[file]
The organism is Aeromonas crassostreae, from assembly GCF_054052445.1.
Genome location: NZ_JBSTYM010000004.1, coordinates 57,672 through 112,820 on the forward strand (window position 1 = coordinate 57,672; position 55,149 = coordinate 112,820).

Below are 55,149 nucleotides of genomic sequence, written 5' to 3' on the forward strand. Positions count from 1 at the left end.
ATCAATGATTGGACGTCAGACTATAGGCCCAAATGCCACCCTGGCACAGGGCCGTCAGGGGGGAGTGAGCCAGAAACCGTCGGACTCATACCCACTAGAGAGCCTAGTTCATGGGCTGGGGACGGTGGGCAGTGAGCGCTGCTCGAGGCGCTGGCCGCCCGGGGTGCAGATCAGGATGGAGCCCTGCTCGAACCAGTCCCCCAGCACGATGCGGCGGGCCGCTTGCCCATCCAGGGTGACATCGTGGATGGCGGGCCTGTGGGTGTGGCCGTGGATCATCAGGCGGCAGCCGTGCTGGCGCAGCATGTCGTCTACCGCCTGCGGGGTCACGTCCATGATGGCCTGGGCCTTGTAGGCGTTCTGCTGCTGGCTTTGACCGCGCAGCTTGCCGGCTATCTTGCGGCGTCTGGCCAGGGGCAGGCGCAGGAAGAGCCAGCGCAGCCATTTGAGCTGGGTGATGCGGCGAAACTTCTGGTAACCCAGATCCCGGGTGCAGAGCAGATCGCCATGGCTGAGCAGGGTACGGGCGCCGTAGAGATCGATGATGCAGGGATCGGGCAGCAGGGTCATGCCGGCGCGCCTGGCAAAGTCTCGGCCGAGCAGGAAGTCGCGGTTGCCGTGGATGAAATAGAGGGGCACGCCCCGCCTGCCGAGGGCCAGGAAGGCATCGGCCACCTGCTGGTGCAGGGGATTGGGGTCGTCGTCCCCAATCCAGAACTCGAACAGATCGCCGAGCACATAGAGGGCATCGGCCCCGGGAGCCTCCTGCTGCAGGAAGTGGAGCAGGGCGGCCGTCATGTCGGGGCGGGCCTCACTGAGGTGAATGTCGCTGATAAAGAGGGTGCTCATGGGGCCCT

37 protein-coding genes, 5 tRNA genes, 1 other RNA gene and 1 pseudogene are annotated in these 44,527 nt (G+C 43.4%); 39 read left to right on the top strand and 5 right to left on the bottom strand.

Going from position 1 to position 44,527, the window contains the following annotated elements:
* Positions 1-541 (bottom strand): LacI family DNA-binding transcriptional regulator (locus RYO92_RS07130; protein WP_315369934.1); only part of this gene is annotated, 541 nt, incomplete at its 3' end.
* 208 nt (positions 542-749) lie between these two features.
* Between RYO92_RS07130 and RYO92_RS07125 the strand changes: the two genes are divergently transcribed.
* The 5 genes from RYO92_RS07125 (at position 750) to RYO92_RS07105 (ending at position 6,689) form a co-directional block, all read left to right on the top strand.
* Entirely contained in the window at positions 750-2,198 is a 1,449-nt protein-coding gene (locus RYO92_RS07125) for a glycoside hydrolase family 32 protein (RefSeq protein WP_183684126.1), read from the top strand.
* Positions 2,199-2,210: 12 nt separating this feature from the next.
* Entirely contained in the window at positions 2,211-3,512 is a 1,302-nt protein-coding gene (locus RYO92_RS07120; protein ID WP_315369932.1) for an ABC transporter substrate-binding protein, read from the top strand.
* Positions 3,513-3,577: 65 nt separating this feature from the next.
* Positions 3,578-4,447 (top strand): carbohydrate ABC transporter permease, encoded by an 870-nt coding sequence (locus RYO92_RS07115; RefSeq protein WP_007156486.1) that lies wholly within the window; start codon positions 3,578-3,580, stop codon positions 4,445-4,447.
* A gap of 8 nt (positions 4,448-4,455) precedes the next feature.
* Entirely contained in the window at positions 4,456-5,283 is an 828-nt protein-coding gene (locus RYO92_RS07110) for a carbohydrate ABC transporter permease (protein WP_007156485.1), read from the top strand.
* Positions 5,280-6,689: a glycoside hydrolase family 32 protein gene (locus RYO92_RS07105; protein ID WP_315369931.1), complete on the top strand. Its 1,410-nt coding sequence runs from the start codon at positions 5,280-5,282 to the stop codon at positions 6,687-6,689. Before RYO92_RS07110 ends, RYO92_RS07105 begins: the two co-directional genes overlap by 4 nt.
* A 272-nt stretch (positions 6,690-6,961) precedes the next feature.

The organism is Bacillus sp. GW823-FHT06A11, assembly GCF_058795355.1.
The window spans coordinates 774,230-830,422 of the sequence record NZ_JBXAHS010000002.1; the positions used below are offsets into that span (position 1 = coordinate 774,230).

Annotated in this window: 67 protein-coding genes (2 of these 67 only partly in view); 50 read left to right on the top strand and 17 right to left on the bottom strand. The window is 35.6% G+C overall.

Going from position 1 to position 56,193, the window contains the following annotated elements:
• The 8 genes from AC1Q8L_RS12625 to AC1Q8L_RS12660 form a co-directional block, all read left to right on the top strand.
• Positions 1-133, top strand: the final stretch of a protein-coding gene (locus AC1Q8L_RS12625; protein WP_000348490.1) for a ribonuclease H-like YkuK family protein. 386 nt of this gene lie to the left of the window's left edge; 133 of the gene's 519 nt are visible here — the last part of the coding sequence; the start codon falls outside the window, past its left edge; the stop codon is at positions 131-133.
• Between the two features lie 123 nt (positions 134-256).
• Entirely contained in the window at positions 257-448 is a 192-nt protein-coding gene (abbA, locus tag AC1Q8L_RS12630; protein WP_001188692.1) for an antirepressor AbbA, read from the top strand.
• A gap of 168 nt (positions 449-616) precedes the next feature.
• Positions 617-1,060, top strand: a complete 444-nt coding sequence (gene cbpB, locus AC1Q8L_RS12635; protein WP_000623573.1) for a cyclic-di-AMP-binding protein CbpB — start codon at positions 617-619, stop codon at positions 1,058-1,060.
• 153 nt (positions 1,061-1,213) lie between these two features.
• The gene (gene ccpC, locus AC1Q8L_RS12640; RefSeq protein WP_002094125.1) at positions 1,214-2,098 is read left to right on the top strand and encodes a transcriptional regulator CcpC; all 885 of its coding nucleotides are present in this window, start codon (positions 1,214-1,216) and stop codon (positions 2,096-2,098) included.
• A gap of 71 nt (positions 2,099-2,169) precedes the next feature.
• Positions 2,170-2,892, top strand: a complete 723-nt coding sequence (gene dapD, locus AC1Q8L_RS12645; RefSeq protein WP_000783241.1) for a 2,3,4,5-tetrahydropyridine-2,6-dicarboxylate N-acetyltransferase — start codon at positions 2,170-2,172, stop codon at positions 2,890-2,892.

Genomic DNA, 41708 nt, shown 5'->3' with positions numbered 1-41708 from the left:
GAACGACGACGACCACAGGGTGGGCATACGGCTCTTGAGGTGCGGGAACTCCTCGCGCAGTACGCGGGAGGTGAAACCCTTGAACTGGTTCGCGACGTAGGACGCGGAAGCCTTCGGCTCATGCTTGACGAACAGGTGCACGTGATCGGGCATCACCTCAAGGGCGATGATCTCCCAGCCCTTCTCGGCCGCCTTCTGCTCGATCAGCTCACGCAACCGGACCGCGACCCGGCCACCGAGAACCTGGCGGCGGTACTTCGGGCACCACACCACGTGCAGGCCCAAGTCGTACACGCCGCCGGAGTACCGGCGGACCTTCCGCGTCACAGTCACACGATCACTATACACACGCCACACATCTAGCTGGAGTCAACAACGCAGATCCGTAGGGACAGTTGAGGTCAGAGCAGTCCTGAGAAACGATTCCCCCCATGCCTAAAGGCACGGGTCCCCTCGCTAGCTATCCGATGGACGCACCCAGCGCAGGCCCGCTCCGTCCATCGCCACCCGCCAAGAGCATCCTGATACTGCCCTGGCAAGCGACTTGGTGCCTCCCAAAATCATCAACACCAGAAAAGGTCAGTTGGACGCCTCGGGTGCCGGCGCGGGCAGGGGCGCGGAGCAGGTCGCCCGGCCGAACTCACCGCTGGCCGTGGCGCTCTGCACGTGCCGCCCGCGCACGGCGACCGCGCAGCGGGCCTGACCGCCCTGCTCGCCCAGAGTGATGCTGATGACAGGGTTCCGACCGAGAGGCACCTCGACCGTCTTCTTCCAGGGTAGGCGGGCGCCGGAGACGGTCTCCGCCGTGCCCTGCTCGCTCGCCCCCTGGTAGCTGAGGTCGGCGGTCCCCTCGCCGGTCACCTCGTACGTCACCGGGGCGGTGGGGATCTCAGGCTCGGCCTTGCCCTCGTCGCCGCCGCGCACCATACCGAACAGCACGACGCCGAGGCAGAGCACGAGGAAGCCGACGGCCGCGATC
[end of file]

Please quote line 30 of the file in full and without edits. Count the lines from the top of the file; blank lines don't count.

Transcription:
• 153 nt (positions 1,061-1,213) lie between these two features.